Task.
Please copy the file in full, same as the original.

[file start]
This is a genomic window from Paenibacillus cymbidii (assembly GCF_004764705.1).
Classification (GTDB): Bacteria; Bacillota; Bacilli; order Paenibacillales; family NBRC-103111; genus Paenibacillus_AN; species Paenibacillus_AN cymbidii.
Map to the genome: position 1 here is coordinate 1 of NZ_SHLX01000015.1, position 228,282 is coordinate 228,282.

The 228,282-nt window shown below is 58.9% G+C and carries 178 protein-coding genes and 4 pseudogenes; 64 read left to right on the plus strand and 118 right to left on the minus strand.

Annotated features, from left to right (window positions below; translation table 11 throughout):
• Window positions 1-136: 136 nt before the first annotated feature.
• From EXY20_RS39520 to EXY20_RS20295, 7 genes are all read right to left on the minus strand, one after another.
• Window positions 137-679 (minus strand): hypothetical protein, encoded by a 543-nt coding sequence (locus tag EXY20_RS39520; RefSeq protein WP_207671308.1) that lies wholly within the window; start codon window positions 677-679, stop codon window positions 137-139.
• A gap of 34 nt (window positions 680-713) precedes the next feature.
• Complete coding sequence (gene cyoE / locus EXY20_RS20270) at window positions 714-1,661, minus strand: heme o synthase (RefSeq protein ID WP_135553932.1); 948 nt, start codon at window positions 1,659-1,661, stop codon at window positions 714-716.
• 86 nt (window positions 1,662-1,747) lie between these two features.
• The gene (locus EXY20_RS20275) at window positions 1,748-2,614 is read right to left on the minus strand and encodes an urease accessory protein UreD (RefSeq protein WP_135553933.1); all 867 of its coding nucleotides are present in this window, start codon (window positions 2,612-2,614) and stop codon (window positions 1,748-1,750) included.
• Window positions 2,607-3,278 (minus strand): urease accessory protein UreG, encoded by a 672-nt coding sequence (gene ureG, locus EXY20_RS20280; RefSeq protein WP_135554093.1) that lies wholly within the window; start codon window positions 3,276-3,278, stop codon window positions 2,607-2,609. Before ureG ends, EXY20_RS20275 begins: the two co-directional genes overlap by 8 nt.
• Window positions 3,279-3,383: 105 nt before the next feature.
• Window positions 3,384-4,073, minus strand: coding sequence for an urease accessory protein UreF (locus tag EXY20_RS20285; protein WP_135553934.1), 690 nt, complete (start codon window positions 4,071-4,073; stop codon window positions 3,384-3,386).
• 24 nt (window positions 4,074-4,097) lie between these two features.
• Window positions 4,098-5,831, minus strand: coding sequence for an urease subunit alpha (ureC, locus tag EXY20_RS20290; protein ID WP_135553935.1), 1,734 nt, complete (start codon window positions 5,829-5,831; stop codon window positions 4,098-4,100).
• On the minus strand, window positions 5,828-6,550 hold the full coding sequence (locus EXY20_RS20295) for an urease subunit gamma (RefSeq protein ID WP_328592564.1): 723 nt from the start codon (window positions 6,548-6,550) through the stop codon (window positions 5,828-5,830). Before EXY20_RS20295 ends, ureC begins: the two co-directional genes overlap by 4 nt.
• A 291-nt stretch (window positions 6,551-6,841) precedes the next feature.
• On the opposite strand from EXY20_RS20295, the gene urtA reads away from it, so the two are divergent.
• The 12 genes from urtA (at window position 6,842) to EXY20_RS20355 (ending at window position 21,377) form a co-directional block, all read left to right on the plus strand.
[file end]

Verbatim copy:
This is a genomic window from Paenibacillus cymbidii (assembly GCF_004764705.1).
Classification (GTDB): Bacteria; Bacillota; Bacilli; order Paenibacillales; family NBRC-103111; genus Paenibacillus_AN; species Paenibacillus_AN cymbidii.
Map to the genome: position 1 here is coordinate 1 of NZ_SHLX01000015.1, position 228,282 is coordinate 228,282.

The 228,282-nt window shown below is 58.9% G+C and carries 178 protein-coding genes and 4 pseudogenes; 64 read left to right on the plus strand and 118 right to left on the minus strand.

Annotated features, from left to right (window positions below; translation table 11 throughout):
• Window positions 1-136: 136 nt before the first annotated feature.
• From EXY20_RS39520 to EXY20_RS20295, 7 genes are all read right to left on the minus strand, one after another.
• Window positions 137-679 (minus strand): hypothetical protein, encoded by a 543-nt coding sequence (locus tag EXY20_RS39520; RefSeq protein WP_207671308.1) that lies wholly within the window; start codon window positions 677-679, stop codon window positions 137-139.
• A gap of 34 nt (window positions 680-713) precedes the next feature.
• Complete coding sequence (gene cyoE / locus EXY20_RS20270) at window positions 714-1,661, minus strand: heme o synthase (RefSeq protein ID WP_135553932.1); 948 nt, start codon at window positions 1,659-1,661, stop codon at window positions 714-716.
• 86 nt (window positions 1,662-1,747) lie between these two features.
• The gene (locus EXY20_RS20275) at window positions 1,748-2,614 is read right to left on the minus strand and encodes an urease accessory protein UreD (RefSeq protein WP_135553933.1); all 867 of its coding nucleotides are present in this window, start codon (window positions 2,612-2,614) and stop codon (window positions 1,748-1,750) included.
• Window positions 2,607-3,278 (minus strand): urease accessory protein UreG, encoded by a 672-nt coding sequence (gene ureG, locus EXY20_RS20280; RefSeq protein WP_135554093.1) that lies wholly within the window; start codon window positions 3,276-3,278, stop codon window positions 2,607-2,609. Before ureG ends, EXY20_RS20275 begins: the two co-directional genes overlap by 8 nt.
• Window positions 3,279-3,383: 105 nt before the next feature.
• Window positions 3,384-4,073, minus strand: coding sequence for an urease accessory protein UreF (locus tag EXY20_RS20285; protein WP_135553934.1), 690 nt, complete (start codon window positions 4,071-4,073; stop codon window positions 3,384-3,386).
• 24 nt (window positions 4,074-4,097) lie between these two features.
• Window positions 4,098-5,831, minus strand: coding sequence for an urease subunit alpha (ureC, locus tag EXY20_RS20290; protein ID WP_135553935.1), 1,734 nt, complete (start codon window positions 5,829-5,831; stop codon window positions 4,098-4,100).
• On the minus strand, window positions 5,828-6,550 hold the full coding sequence (locus EXY20_RS20295) for an urease subunit gamma (RefSeq protein ID WP_328592564.1): 723 nt from the start codon (window positions 6,548-6,550) through the stop codon (window positions 5,828-5,830). Before EXY20_RS20295 ends, ureC begins: the two co-directional genes overlap by 4 nt.
• A 291-nt stretch (window positions 6,551-6,841) precedes the next feature.
• On the opposite strand from EXY20_RS20295, the gene urtA reads away from it, so the two are divergent.
• The 12 genes from urtA (at window position 6,842) to EXY20_RS20355 (ending at window position 21,377) form a co-directional block, all read left to right on the plus strand.